Choosing an ocarina to fit the range of a song
The ocarina is fully chromatic, but the restricted range of a single chamber limits the keys which can be practically played. You get an octave with three notes above and—if your ocarina has subholes—one or two below.
This limits you such that, if you play in D on a C ocarina, you actually lose not one but two diatonic notes from the top of the range. You can play up to the high E, but the next notes in the scale—F♯ and G—are out of range.
Practically this means that if you want, or need, to play a song in in a specific key, you need to chose an ocarina in a key that provides the range of notes that you need, and then use cross fingering to obtain the correct scale.
Why not transpose the song to fit?
Transposing the song to fit is fine if you're playing alone, or if your accompanist can also transpose with you, but this isn't always practical. You sometimes have to play in a specific key, such as:
- To fit the range of a vocalist.
- In a pub session (where, in the UK, the keys of G and D are standard).
- Playing with a non-midi backing track.
Just transposing things to fit can leave you playing a song in an uncommon key. Some keys are easier to play than others on a lot of instruments, and practically this means that it can be more difficult to find people to accompany you.
It is also worth noting that playing everything within the same pitch range and key can become fatiguing in a longer performance.
How to choose an ocarina to fit the range of a song
Not every piece will fit within the range of your C ocarina. So how do you deal with this?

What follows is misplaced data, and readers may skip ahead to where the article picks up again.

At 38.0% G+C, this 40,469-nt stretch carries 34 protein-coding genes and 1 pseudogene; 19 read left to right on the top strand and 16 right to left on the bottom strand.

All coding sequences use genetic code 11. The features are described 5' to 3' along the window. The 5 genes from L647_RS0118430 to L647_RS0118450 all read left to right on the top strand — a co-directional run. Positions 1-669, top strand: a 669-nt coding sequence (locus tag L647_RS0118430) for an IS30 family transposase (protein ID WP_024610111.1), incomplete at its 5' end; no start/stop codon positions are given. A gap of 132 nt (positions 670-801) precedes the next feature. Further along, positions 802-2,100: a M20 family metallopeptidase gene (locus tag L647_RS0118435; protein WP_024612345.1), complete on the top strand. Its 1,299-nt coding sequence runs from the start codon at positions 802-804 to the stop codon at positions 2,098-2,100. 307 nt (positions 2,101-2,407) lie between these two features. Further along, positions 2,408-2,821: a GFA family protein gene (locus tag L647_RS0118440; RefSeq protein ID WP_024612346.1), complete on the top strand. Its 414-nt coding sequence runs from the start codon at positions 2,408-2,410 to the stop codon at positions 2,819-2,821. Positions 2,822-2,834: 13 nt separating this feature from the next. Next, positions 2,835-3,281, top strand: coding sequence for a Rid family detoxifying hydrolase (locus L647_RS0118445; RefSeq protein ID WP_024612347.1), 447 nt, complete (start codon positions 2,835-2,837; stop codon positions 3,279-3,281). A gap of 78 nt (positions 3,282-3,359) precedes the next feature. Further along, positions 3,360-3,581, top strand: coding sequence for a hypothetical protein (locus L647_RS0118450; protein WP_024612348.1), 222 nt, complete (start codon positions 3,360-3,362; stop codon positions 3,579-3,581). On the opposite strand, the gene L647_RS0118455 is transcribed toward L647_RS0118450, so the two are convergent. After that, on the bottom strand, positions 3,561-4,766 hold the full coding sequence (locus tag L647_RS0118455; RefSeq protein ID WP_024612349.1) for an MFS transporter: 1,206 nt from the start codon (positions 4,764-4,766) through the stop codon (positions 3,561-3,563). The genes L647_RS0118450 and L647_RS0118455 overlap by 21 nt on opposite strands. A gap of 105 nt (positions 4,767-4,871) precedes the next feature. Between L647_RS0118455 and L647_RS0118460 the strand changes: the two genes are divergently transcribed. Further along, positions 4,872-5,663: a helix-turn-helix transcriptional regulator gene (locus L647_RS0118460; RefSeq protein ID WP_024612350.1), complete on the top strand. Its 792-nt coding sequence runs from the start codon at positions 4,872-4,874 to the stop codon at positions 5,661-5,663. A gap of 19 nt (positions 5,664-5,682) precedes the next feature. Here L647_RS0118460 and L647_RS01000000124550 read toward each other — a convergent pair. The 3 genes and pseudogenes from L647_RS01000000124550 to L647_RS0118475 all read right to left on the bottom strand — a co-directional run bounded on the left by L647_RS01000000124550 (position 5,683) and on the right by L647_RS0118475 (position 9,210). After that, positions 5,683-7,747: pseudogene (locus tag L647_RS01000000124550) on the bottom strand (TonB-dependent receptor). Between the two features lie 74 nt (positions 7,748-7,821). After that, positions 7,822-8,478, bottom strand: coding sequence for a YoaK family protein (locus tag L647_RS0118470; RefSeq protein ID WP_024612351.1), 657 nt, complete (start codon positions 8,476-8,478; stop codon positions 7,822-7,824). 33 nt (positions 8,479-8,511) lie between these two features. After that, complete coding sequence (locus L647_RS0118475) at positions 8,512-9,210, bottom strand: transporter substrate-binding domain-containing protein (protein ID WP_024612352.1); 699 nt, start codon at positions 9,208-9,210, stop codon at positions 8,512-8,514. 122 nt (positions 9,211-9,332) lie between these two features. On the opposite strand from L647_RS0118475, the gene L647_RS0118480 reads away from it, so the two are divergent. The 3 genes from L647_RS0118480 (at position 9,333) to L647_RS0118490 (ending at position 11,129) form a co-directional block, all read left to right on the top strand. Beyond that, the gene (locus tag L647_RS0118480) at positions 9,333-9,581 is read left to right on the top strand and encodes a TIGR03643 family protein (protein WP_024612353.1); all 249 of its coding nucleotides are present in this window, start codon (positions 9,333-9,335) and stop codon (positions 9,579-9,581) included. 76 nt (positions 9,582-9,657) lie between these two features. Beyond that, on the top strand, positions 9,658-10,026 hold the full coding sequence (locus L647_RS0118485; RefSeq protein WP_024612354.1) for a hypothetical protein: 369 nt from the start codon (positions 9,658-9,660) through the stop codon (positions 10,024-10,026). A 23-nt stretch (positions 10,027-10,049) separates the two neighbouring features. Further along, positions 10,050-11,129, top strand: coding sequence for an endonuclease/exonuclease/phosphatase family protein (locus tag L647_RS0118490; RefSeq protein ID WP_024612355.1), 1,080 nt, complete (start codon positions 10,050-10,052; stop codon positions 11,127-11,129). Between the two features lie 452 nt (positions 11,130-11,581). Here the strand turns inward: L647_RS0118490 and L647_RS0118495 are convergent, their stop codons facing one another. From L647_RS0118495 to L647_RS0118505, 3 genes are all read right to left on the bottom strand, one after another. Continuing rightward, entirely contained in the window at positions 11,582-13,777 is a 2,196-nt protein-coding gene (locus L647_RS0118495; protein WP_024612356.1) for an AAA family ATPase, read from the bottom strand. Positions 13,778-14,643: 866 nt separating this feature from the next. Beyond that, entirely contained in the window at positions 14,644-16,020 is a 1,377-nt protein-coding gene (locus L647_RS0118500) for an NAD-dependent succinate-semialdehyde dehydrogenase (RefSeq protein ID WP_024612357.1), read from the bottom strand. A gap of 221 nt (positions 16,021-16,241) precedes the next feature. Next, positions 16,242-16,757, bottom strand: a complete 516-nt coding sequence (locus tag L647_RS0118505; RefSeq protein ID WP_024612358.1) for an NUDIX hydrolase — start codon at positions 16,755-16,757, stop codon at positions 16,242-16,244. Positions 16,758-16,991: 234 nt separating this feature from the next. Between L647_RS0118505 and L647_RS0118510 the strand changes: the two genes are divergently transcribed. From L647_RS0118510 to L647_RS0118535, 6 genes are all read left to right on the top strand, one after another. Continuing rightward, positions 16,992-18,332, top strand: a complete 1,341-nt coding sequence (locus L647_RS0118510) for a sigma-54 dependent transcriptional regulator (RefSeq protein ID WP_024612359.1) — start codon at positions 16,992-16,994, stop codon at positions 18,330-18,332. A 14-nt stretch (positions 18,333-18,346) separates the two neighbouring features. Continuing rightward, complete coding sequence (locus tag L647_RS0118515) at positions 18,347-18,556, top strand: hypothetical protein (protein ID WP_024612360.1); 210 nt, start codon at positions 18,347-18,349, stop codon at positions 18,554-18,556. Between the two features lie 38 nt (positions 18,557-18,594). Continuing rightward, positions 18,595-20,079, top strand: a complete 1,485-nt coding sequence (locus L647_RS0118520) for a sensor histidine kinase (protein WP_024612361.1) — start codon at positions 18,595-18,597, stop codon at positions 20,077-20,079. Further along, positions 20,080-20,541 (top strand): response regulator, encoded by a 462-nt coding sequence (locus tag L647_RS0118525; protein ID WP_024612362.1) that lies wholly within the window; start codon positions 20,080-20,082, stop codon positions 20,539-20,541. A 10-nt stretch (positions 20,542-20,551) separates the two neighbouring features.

If the piece you want to play has only one or two notes out of range, you may be able to alter those notes to fit. But if you want to be able to play in most situations, you'll have to go beyond your C ocarina.
Here's a straightforward example: the Swallowtail Jig in A Dorian. Scanning over it to find the lowest and highest note, reveals that the tune has a range of G to high B. It won't fit at all on a C ocarina in this key.
The solution here is to play it on a G ocarina. As the F♯ is present natively on such an ocarina, no accidentals are required.
Now take a look at the following song, Brighton Camp, which isn't so straightforward. Looking at the key signature, you can see that it is in G. Scanning over the notes, however, will reveal that it has a range of low D to high G—too low for a G ocarina and too high for a C.
As most of the character of this tune is on the high end, you could opt to modify the low notes to fit on a G ocarina. A better solution is to play the tune on an ocarina in D, using a cross fingering for C natural.
Just because a song is in a given key—C, for example—doesn’t mean that it actually fits a single octave starting and ending on the tonic note, i.e. C to C. It's more important to look at the note range than the key when selecting an ocarina. Songs with the key note in the middle of the range aren't uncommon.
What keys of ocarina you need depends on the music you play, and with a bit of practice, it will start to become natural to look at the range of a song, and choose the best key of ocarina to play it.